Scientists also hope to develop better tests for CJD - which currently requires a tissue sample for analysis - to screen patients when they arrive in hospital.

Dr Ian Stansfield, a CJD researcher at Aberdeen University, said: "Recent research has suggested there may be different types of vCJD that have different incubation times.

"This means we could see waves of epidemics as the other types begin to harm people. As the moment we can only identify patients with CJD if their tissue is found to have the misfolded protein responsible. The trouble is this misfolded protein acts as a catalyst and causes healthy forms of the protein to misfold also, which is what allows the disease to be infectious."

Evidence For CJD/TSE
Transmission Via Endoscopes
From Terry S. Singletary, Sr



Greetings List Members,

This is _very_ disturbing to me:


The distribution of PrPSc in the body is different in sporadic and
variant CJD, reflecting the different pathogenesis of the two forms. In
the case ot sporadic CJD, prion infectivity is largely limited to the
CNS (including the retina) and only operations involving the brain and
eye have resulted in iatrogenic transmission of the disease.
Gastro-intestinal endoscopy is unlikely to be a vector for the
transmission of sporadic CJD as infected tissue is not encountered
during the procedure. No special precautions are necessary during or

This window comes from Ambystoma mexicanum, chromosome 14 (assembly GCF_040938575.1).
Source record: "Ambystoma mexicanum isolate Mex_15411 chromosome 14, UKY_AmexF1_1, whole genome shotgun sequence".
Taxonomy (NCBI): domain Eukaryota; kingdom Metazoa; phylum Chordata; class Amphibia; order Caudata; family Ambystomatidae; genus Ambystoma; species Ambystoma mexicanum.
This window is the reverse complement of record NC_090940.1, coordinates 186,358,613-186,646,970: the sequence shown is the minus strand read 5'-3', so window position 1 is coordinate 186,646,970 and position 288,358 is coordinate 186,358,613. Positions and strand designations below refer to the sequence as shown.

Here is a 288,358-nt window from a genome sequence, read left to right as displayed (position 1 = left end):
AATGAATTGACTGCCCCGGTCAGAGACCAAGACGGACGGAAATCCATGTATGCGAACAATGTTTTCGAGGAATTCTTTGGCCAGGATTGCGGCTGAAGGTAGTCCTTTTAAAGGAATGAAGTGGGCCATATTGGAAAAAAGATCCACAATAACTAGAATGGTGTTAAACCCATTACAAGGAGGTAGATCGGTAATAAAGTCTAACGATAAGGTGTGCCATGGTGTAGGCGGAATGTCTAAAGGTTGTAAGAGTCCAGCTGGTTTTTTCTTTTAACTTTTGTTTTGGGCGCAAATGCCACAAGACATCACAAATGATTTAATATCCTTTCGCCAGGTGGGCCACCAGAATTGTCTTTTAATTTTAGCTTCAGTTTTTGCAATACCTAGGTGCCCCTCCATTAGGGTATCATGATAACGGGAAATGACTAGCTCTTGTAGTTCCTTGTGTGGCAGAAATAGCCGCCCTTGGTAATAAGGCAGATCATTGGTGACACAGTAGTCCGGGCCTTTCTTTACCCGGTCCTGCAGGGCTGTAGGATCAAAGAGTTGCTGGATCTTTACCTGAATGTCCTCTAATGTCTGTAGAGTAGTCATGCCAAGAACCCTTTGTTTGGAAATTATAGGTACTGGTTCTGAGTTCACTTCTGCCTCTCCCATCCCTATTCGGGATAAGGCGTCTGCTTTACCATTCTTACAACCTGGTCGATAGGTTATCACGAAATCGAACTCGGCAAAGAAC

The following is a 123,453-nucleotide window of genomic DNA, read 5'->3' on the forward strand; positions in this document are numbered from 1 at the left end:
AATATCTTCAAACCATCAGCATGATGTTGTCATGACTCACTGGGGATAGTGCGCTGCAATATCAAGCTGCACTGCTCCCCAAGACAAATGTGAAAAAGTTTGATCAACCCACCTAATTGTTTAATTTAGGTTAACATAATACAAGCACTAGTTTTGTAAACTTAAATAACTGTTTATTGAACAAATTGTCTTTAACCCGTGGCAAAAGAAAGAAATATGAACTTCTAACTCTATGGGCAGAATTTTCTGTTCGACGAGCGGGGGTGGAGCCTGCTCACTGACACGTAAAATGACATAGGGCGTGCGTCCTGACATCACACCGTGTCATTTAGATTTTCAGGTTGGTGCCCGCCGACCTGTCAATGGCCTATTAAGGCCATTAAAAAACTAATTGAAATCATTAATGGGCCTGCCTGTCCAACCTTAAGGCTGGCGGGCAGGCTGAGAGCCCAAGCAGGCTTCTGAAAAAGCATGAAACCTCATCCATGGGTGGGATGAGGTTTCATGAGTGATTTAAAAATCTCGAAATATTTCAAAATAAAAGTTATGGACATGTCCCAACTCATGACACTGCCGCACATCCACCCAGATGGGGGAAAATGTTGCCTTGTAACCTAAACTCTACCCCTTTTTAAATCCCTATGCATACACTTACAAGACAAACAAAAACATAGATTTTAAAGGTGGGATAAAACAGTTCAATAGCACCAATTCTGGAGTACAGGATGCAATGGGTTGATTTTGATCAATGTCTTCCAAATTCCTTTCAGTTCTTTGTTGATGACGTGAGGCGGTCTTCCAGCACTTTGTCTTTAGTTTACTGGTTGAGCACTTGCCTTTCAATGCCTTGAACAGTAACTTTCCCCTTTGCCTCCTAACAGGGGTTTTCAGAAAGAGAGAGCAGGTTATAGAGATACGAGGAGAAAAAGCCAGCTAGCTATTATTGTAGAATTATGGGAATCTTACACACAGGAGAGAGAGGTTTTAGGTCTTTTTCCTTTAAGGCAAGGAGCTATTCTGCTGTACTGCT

after the procedure and the endoscope should be cleaned and disinfected
in the normal thorough way.4


i personally believe it is irresponsible for anyone to state in this day
and time, that sporadic CJDs (now at 6 variants) will not transmit the
disease by this route. considering infective dose cannot be quantified,
only speculated, such a statement is thus, irresponsible. to hypothosize
that sporadic CJD just happens spontaneously (with no scientific proof),
that the PrPSc distribution in tissues of all sporadic CJDs is entirely
different than that of vCJD, without being able to quantify the titre of
infection, or even confirm all the different variants yet, again is
_not_ based on all scientific data, then it's only a hypothosis. who is
to say that some of these variants of sporadic CJD were not obtained

also stated:


Although thorough cleaning of flexible endoscopes ensures patient safety
for ''normal'' pathogens, the same process may not be adequate for the


The sporadic form of CJD affects approximately one person per mil-lion
per annum in the population on a worldwide basis.

who is to say how much infectivity are in some of these variants of
sporadic CJDs, without confirming this? if we look at the 6 different
variants of sporadic CJDs, has the infective dose for all 6 _documented_
variants been quantified, and documented as being 'measurable'?

will there be more variants of sporadic CJDs, and what of the
ramifications from them?

what of other strains/variants of TSE in cattle, BSE in sheep, CWD in
cattle, or any of the 20+ strains of Scrapies in deer/elk? i get dizzy
thinking of the different scenerio's. what would the human TSEs from
these species look like and how can anyone quantify any tissue
infectivity from these potential TSE transmissions to humans, and the
risk scenerio described here from this potential route? could not some